Sobitha Hamuduruwo was also a key figure before the regime change during the project execution. After the job is done, the West had dumped him. No more TV interviews, No more calls from Eric Solheim.. No more visits from Western Embassies and he had to settle back with his local folks and realised what actually has happened.

    He was a big risk to the West in case if he speaks up… so they got rid of the risk.

    Many are waiting in the line!! Lets wait and see!!

  2. mario_perera Says:

    “He (Sobitha Hamuduruwo) was a big risk to the West in case if he speaks up… so they got rid of the risk”. Many are waiting in the line!! – Hiranthe

    How often do we read this declaration about people who died or were eliminated when they were on the verge of revealing dramatic secrets. Even people unseated from high office make the same claim…that they were ousted when they were about to make such revelations. Others go on record as saying that they would be letting cats out of bags ‘in due time’ !

    Such are wild geese that are not worth chasing

    I think it is time to stop being childish. When the adult in us does not know what to talk about, the child in us begins prattling…

    Mario Perera
    Kadawata

  3. sena Says:

    Of course it is Greece. What percentage of people work for the government – 50% ? And in addition to doing almost nothing they do not even pay income tax. MR government also contributed to this situation in kind and boasted about giving government employment to hundreds of thousands. The poor blue collar workers like housemaids, farmers, plantation workers, garment workers etc are carrying the weight of these and the freely educated masses. This cannot be sustained.

  4. Sirih Says:

    SL’s issues arise from lack of transparency, non existing rule of law or execution of the law, financial mismanagement by proxy, list goes on.
    Highly educated people were left to rot on non existing labour market unless you become a thief with political connections. Next revolution will be bloody and hope I will not be living to see this blood bath.
    Some how after independence political class has created mafia like state that rob the wealth of the country with impunity and no western country has demanded to change the countries constitution to be just…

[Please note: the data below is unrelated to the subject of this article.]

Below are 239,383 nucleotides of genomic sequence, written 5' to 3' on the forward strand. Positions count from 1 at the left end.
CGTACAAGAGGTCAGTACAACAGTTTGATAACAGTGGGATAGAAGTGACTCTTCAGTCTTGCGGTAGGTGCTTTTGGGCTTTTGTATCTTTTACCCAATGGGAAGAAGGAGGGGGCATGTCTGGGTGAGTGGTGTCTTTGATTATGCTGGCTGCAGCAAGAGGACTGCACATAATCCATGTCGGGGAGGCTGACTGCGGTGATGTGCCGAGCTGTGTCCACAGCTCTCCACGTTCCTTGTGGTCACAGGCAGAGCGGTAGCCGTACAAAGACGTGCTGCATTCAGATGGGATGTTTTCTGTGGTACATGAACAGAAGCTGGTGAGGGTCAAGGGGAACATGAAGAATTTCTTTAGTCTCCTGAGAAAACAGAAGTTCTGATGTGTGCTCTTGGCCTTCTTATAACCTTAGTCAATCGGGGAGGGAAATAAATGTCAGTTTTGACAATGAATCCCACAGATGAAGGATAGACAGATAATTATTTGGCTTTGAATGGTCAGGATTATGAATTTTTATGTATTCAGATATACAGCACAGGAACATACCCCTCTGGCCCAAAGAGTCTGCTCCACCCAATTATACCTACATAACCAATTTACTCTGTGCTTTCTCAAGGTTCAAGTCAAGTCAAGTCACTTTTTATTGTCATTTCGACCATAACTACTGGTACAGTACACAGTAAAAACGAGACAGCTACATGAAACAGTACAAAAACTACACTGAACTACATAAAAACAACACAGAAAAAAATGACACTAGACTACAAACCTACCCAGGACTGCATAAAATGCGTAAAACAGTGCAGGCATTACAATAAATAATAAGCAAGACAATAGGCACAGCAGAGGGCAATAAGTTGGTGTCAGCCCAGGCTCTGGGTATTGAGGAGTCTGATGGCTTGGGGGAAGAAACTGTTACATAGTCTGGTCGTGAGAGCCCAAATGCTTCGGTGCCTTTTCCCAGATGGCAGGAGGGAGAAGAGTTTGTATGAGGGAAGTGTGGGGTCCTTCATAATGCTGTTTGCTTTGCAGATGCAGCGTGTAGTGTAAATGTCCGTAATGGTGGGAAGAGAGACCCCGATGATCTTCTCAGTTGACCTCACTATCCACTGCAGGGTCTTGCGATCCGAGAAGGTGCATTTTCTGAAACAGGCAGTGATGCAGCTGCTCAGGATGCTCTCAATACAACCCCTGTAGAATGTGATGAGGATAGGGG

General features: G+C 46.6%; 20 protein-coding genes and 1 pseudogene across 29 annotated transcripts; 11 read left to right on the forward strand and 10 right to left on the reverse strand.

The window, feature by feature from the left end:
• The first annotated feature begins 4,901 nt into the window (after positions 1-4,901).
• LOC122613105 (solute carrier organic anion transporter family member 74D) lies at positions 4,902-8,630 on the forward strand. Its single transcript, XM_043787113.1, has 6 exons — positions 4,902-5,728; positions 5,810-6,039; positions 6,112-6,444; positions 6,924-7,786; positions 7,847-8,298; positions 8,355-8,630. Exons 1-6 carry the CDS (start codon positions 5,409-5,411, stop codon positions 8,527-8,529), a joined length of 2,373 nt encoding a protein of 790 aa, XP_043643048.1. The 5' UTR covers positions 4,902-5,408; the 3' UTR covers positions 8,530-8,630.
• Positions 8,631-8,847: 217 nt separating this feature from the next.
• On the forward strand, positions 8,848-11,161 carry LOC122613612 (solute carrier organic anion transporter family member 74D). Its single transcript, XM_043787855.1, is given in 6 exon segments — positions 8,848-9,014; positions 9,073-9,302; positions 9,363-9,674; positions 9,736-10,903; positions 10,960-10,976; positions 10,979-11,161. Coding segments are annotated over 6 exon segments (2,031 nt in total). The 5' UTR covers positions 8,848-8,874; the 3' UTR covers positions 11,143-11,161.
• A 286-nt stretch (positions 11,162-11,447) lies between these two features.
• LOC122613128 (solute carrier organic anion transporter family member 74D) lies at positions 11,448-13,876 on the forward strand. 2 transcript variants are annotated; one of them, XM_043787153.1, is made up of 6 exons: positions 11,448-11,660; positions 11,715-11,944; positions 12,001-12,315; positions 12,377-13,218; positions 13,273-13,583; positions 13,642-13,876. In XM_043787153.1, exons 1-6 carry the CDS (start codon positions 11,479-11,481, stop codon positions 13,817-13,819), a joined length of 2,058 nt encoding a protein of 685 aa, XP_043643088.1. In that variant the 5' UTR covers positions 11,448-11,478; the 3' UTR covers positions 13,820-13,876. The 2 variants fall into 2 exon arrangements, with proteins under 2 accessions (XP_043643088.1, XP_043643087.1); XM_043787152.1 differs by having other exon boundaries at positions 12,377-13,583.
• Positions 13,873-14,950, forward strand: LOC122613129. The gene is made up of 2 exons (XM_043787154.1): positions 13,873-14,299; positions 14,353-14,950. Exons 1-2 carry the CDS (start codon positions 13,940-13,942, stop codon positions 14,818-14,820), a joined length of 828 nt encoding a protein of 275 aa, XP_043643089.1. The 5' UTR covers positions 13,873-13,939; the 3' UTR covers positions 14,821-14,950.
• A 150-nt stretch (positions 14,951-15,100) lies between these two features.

We have cheap indians with ill fitting suits that dictate even our central bank. I told the board why pay 2 billion Rs. to indian consulting company as advisers since they do not even know our banking network or how it work and told them we can do this our our university dons with fraction of the cost. Directors has told some one Mr H… was scathing in his attack about the indian involvement. I later found out one of the board director that work in a another bank was responsible and getting kappan from the indians.
    Even BOC is compromised by the same lot.
    More and more highly qualified and experienced SL expats are turning their back and I sincerely hope we must try to help the country even with these morons in power since it is the future skills that we are investing.

  5. Dilrook Says:

    Sri Lanka is already in Greece like debt crisis. These austerity measures were expected. With no opposition in parliament to take up people’s concerns, the ruling coalition is free to do whatever. Trade unions are the only entities that can oppose these measures. At the next general election many trade unionists will enter parliament at the expense of other politicians. If Mahinda and the team think they can ride back to power automatically when the government becomes unpopular due to these measures, they are wrong. People will vote for those who actively campaigned against these measures on roads, government entities and in protests. Mahinda used to be at the forefront of these in early 1990s but not anymore for good reasons. No Mahinda team party has a presence in trade unions and therefore cannot capitalise on the fallout.

    In my view, good minding expats must keep out. Otherwise they will be blamed for the impending economic disaster. Politicians and their henchmen will always getaway. A number of them went back to Sri Lanka after 2009 to genuinely help the nation. Almost all of them left disappointed, some were even assaulted.

  6. Nanda Says:

    Mourning the death of the ‘messiah of Africa’

    6 December 2015

    When Muammar Gaddafi was toppled in 2011, there were scenes of jubilation in Libya. But Jake Wallis Simons didn’t have to go far in Ghana to find those who have fond memories of the executed Libyan leader, and are still mourning his loss.

    One recent Sunday afternoon, amid the yellow dust, sunshine and traffic fumes of Accra, I met a man who told me that Colonel Gaddafi was the messiah.

    The man’s name was Karim Mohamed, an ebullient 45-year-old tailor who had spent three years living and working in Libya before the fall of Gaddafi.